Dinosaur Bones are Home to Unique Microscopic Life, Claims Study
Researchers collected dinosaur fossils to look for new proteins. As a result ,they discovered huge colonies of modern bacteria living inside the dinosaur bones.
Scientists have discovered modern microbes living in fossilised dinosaur bones, a finding that further quashes hopes of creating clones of the ancient prehistoric animals from preserved proteins.
Some paleontologists have reported finding dinosaur bones that contain exceptionally preserved traces of the protein collagen, along with soft tissues like blood and bone cells.
It has been speculated that these preserved proteins can be used to resurrect the extinct dinosaurs.Scientists from Field Museum in the US who looked for preserved collagen, the protein in bone and skin, in dinosaur fossils.
Instead of finding protein, the researchers found huge colonies of modern bacteria living inside the dinosaur bones.
"This is breaking new ground — this is the first time we've discovered this unique microbial community in these fossil bones while they're buried underground," said Evan Saitta, a postdoctoral researcher at the Field Museum.
"And I would say that it's another nail in the coffin in the idea of dinosaur proteins getting preserved intact," said Saitta.
"Some molecules can survive in the fossil record, but I suspect proteins can't; they're unstable on those timescales in the conditions of fossilization," explains Saitta.
"There's been an uptick in interest in these supposed dinosaur proteins," said Saitta, who set out to try to independently verify the presence of collagen in dinosaur fossils.
Researchers collected dinosaur fossils under as sterile conditions as possible so that new proteins or bacteria would not be introduced to the fossils and skew the results.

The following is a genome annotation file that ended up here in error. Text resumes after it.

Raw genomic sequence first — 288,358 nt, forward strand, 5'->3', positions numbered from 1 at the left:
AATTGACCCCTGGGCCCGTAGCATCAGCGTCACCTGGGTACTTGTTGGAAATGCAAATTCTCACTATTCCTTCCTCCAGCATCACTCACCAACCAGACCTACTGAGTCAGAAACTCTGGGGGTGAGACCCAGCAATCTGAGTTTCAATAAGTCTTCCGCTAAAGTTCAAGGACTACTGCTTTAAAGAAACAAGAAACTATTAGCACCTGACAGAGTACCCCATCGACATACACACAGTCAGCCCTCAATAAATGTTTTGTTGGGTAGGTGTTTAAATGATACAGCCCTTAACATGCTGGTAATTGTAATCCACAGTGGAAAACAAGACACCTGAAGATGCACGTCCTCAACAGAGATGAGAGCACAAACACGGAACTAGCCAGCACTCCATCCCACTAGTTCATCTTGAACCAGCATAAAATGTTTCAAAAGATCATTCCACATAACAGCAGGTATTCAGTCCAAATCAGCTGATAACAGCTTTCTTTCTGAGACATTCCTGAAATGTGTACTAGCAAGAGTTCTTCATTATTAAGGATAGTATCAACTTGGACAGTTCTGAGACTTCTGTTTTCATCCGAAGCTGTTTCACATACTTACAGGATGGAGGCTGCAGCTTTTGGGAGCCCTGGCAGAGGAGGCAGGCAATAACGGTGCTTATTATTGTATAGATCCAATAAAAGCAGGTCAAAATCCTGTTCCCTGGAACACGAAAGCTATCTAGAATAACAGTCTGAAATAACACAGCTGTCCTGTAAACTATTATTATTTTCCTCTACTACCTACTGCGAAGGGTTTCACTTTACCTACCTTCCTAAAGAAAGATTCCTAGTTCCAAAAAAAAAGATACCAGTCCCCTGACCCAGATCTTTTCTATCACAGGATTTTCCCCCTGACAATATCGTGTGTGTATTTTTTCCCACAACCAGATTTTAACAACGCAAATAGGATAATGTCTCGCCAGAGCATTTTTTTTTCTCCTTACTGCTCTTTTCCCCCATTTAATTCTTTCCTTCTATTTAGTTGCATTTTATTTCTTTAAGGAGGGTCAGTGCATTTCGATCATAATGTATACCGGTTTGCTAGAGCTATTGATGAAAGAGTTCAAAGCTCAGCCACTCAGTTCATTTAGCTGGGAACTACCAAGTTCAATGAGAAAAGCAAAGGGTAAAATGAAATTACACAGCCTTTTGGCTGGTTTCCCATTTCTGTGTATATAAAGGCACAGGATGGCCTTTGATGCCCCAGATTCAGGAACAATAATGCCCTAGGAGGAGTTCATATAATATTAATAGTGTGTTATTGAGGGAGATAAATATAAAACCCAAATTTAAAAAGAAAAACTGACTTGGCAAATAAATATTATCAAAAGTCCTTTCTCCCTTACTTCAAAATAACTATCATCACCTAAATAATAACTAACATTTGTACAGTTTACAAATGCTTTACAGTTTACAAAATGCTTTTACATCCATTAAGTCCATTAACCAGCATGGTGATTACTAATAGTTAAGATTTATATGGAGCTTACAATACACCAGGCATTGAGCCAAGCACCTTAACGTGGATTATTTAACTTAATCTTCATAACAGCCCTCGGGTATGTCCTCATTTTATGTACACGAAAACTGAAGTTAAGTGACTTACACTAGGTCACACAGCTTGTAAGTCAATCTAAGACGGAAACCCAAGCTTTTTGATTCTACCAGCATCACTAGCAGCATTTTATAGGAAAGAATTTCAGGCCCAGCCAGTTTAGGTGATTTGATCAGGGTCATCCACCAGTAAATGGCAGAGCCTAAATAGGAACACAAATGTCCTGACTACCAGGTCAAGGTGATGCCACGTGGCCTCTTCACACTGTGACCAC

"To collect these bones in a very controlled, sterile way, you need a dig site with a tonne of bone because you have to find the bone quickly, expose just enough of one end to know what it is, then aseptically collect the unexposed bit of the bone and surrounding rock all in one," Saitta said.
The team collected 75-million-year-old fossils from Centrosaurus — a smaller cousin of Triceratops -- and then took the bones back to various laboratories to examine their organic composition.
Researchers compared the biochemical makeup of the Centrosaurus fossils with modern chicken bones, sediment from the fossil site, and thousands-of-years-old shark teeth.
"We visited multiple labs, and the different techniques gave us consistent and easily interpretable results, suggesting that the aseptic collection was sufficient," said Saitta.
They found that the Centrosaurus fossils did not seem to contain the collagen proteins present in fresh bones or the much younger shark teeth.
"We see lots of evidence of recent microbes. There's clearly something organic in these bones," said Saitta.
The teams believes that the modern microbes and their secretions, called biofilm, are likely what other researchers have seen in fossils and reported as dinosaur soft tissues.
"I suspect that if we began to do this kind of analysis with other specimens, it would begin to explain some of the so-called dinosaur soft tissue discoveries," Saitta said.
The modern microbes present in the dinosaur bones are not similar to bacteria living in the surrounding rock.
"It's a very unusual community," said Saitta.
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